Although we had some strong winds and ugly, dark clouds yesterday, not much in bad weather action — not so for the Bay Area, where a weather system pounded them with heavy rain while ‘peppering houses with pea-size hail,’ and unleashing lightning strikes.
And along with some trees, 31-year-old Emily Davis was popped while walking in Berkeley: “It was absolutely terrifying,” she said Monday evening. “My heart was racing. I am just thankful that my shoes had no metal in them.”
Davis survived nearly-intact, less a metallic taste in her mouth.
(Illustration found here).
Also yesterday, our 6.8 earthquake earlier this month was knocked-off the top of the earthquake-size chart when a 8.1 struck off the coast of Chile, killing five people, causing landslides and triggering a tsunami warning, and although no danger to North America, warnings were issued for Hawaii.
And there’s been a shitload of aftershocks, too, with a 5.4 shaking the same region about 30 minutes ago — a shitload of that shitload of aftershocks registered 5.0 or better.
Queasy place to be right now, huh?
Beyond the ground moving, all the rain California has been experiencing the last few weeks is still a spit in a big bucket.
Fire season is expected to be hot — from Climate Central:
Up to 8 inches of rain fell in parts of Southern California in late February, with more rain in March, including up to an inch in some places over the last several days.
But the rain just hasn’t been enough to sully the upcoming wildfire season, said U.S. Forest Service meteorologist Tom Rolinski, who works for the National Interagency Coordination Center Predictive Services in Riverside, Calif.
“Things are going to dry out fast,” he said.
“So, the fuels are going to dry out pretty quickly once we get into a little warmer, drier pattern. I think we’re pretty much on target for seeing increased wildfire activity across the region through July.”
Even up here:
Northern California won’t see catastrophic wildfire conditions for the next few weeks, either, but with many areas of the Sierra Nevada mountain range still seeing a fraction of the normal snowpack, above-normal wildfire conditions are expected there come summertime, too.
And more odd environmental stuff happening — desert dust drowning London.
Via the Guardian:
Millions of vulnerable people in southern England and Wales were advised to stay indoors as unusually high levels of air pollution smothered London and other cities, just weeks after heavy pollution led to restricted car use and free public transport in Brussels and Paris.
“That most important advice is for those people who are vulnerable, if you’re in a high-pollution area, to reduce the amount of strenuous exercise outdoors over the next few days,” Dr Paul Cosford, of Public Health England, told the BBC Radio 4 Today programme.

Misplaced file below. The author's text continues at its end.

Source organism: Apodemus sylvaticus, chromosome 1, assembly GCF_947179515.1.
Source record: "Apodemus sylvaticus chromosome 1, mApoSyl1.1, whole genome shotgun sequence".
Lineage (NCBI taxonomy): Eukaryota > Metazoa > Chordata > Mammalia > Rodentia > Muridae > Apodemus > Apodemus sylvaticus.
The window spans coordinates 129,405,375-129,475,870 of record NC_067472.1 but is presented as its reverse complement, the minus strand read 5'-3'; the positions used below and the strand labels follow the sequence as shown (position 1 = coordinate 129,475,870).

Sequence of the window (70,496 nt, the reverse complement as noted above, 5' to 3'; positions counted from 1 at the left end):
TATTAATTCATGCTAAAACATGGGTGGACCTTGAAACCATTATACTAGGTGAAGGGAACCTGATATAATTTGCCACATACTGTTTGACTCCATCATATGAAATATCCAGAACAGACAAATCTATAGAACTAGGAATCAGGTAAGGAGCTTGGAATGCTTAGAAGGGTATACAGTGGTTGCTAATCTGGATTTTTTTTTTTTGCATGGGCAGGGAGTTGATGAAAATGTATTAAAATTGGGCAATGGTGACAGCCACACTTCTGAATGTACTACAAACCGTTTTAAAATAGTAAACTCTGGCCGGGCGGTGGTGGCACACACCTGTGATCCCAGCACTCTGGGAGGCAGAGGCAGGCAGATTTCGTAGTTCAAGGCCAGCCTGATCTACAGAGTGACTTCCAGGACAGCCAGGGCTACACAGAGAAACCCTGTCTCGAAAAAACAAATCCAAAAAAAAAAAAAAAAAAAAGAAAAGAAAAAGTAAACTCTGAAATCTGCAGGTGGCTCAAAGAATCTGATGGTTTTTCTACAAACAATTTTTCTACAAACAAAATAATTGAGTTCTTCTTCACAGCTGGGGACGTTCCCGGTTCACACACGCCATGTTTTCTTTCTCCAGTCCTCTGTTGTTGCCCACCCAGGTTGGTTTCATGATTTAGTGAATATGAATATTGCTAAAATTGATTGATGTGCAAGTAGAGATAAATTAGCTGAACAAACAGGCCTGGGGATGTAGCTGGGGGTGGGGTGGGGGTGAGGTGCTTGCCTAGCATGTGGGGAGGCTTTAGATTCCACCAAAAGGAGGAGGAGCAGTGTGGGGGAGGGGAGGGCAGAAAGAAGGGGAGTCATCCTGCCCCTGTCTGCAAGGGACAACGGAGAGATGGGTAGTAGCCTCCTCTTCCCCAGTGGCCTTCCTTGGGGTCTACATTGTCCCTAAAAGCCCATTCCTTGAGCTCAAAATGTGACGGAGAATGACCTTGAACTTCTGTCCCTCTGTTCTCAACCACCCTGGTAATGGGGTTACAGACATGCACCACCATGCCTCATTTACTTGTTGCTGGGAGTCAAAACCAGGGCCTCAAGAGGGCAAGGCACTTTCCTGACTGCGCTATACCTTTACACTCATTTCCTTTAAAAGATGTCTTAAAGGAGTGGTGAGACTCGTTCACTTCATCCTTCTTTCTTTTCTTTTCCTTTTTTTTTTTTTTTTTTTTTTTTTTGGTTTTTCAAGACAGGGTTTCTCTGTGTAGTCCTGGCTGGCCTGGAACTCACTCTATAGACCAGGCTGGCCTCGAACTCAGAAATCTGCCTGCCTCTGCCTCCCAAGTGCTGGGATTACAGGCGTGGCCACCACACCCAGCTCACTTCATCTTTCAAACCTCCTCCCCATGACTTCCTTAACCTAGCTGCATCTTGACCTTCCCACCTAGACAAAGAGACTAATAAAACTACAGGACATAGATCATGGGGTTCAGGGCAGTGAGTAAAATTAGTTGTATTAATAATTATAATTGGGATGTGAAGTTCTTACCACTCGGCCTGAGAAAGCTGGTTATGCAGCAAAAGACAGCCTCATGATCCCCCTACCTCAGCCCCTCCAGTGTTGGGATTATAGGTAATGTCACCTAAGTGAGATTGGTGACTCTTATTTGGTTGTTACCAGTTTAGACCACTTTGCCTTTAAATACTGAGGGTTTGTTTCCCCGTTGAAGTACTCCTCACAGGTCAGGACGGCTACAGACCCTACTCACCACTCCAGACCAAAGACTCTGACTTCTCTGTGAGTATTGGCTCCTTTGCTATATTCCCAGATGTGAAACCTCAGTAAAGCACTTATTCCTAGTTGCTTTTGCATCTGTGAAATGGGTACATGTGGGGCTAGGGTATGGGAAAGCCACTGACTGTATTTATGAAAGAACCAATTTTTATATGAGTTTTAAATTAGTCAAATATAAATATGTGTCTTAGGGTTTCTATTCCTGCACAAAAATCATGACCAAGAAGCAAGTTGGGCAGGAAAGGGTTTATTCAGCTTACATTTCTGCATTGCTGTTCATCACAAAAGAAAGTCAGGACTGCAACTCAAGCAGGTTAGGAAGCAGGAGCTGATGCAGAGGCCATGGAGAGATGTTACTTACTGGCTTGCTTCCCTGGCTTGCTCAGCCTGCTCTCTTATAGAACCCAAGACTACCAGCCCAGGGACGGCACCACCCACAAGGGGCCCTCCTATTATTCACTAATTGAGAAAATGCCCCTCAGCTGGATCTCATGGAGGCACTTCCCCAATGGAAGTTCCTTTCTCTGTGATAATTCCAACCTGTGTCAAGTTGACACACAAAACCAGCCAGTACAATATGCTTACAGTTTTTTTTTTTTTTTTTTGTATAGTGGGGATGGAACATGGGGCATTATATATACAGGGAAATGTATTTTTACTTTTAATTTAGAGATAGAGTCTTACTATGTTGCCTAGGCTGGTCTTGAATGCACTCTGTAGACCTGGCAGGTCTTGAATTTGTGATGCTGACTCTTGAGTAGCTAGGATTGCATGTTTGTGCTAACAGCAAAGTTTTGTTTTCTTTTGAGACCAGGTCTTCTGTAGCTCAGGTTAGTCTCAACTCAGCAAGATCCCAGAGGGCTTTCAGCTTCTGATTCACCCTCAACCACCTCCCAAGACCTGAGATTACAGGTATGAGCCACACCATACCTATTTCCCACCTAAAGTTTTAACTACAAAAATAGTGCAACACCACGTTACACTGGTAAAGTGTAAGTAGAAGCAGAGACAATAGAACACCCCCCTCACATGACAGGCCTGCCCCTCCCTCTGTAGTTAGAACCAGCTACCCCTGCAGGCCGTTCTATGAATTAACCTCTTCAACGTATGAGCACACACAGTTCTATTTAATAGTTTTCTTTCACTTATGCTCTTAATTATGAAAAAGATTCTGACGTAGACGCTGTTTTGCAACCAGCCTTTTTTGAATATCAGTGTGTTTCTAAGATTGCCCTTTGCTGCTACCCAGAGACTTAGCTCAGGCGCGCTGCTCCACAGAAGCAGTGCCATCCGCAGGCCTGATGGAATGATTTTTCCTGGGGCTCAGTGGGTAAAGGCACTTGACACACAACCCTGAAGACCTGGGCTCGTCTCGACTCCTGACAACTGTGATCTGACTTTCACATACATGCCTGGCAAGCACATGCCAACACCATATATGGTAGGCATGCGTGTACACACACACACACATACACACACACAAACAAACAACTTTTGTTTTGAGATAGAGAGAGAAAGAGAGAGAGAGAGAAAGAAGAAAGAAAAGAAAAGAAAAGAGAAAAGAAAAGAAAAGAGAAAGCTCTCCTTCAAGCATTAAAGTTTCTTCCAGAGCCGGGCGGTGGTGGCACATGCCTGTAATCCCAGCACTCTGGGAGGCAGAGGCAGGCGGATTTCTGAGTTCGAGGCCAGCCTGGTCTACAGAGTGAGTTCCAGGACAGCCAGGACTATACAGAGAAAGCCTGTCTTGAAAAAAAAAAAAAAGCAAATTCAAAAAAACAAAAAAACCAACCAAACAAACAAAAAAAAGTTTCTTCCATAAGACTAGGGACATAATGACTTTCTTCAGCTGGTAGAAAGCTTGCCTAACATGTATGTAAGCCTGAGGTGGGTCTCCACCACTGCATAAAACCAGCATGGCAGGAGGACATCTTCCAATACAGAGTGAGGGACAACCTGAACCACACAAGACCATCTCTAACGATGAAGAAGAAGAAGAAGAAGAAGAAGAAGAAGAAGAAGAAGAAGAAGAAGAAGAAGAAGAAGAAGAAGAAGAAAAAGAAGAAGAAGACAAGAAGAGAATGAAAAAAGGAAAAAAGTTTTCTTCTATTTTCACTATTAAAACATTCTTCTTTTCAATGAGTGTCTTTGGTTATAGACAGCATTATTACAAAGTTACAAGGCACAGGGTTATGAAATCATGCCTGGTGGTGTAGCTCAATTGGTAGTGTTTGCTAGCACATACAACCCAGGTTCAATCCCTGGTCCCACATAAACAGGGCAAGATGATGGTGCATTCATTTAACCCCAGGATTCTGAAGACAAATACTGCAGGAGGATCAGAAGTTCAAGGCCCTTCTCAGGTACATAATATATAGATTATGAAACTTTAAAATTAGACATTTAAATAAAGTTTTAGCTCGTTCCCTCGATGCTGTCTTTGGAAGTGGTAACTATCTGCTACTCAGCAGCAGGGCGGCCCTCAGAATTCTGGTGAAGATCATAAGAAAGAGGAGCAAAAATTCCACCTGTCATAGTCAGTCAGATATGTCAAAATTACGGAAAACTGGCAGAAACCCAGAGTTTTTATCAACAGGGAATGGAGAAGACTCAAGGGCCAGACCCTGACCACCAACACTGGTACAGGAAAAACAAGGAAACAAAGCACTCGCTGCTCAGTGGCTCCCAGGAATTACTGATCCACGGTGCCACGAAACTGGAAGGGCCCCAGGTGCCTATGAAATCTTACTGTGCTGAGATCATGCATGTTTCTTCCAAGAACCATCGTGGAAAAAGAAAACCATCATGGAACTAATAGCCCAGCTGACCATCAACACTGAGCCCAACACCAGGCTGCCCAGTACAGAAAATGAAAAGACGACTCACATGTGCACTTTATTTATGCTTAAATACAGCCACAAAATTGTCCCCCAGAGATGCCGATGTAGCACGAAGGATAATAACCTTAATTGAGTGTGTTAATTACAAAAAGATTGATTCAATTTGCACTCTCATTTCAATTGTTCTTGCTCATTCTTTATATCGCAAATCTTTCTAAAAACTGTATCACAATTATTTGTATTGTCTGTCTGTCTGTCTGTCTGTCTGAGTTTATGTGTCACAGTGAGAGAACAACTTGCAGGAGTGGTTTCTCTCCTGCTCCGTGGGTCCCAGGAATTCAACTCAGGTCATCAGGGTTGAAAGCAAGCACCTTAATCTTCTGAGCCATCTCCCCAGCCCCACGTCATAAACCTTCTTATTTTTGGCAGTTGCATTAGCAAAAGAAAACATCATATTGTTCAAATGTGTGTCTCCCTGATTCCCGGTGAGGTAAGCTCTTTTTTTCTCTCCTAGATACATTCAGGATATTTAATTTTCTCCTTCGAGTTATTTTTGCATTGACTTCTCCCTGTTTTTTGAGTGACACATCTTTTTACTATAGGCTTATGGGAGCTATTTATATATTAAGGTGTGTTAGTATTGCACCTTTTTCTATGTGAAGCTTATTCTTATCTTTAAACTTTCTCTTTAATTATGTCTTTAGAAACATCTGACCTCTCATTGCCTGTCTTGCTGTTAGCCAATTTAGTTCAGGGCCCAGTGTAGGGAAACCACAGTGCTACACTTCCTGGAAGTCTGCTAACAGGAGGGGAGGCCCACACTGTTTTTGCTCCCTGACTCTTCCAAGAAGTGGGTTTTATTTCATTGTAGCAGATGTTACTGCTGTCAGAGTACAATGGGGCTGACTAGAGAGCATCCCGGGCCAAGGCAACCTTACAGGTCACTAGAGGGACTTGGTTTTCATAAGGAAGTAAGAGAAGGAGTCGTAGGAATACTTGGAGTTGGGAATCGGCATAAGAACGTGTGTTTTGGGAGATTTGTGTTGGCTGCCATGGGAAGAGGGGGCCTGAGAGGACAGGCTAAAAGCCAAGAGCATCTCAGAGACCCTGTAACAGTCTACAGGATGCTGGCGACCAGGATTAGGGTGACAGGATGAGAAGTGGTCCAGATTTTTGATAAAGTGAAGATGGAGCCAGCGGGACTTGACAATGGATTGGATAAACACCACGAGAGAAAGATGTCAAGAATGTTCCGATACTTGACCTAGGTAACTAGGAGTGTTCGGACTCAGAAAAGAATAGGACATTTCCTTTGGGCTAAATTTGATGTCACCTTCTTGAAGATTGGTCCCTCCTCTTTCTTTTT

“Carry on life as normal – be aware you may need to use your inhalers more frequently – but carry on your life as normal.
“We do have problems with air pollution in our cities. The main sources we have are vehicle transport and the industrial process, when you put that alongside the unusual weather consequences like the Saharan dust … then that’s when you get these few days of unusually high pollution.”
The unusually high levels of air pollution are a result of inland smog and powerful dust storms swept in from the Sahara by strong gales.
“We usually see this happen several times a year when big dust storms in the Sahara coincide with southerly winds to bring that dust here,” said Paul Hutcheon at the Met Office.
“More dust rain is possible during showers expected later this week.”
On Monday, the UN’s IPCC released its latest report on the environment, and the future looks like shit, but business as usual: The two biggest greenhouse gas emitters, China and the United States, remain particularly stubborn on serious cuts to greenhouse gas emissions that could mitigate climate change. And the U.N. framework for a comprehensive approach to the problem remains mired in seemingly endless negotiations, despite increasingly urgent calls to action from the scientific community.
Also on Monday, Exxon Mobil proclaimed more fossil fuels: On the same day the world’s scientists issued their latest report on climate change and the risks it poses to society, the nation’s biggest oil and gas company said the world’s climate policies are ‘‘highly unlikely’’ to stop it from selling fossil fuels far into the future.
And on that IPCC report, Juan Cole concludes: And people say the IPCC reports are too cautious. This is a freaking catastrophe!
Whoa! In defense of stupid, I plead an idiomatic interrogatory, indicative of a nonchalant attitude towards potential criticism, not caring about what other people think, confident and self-possessed.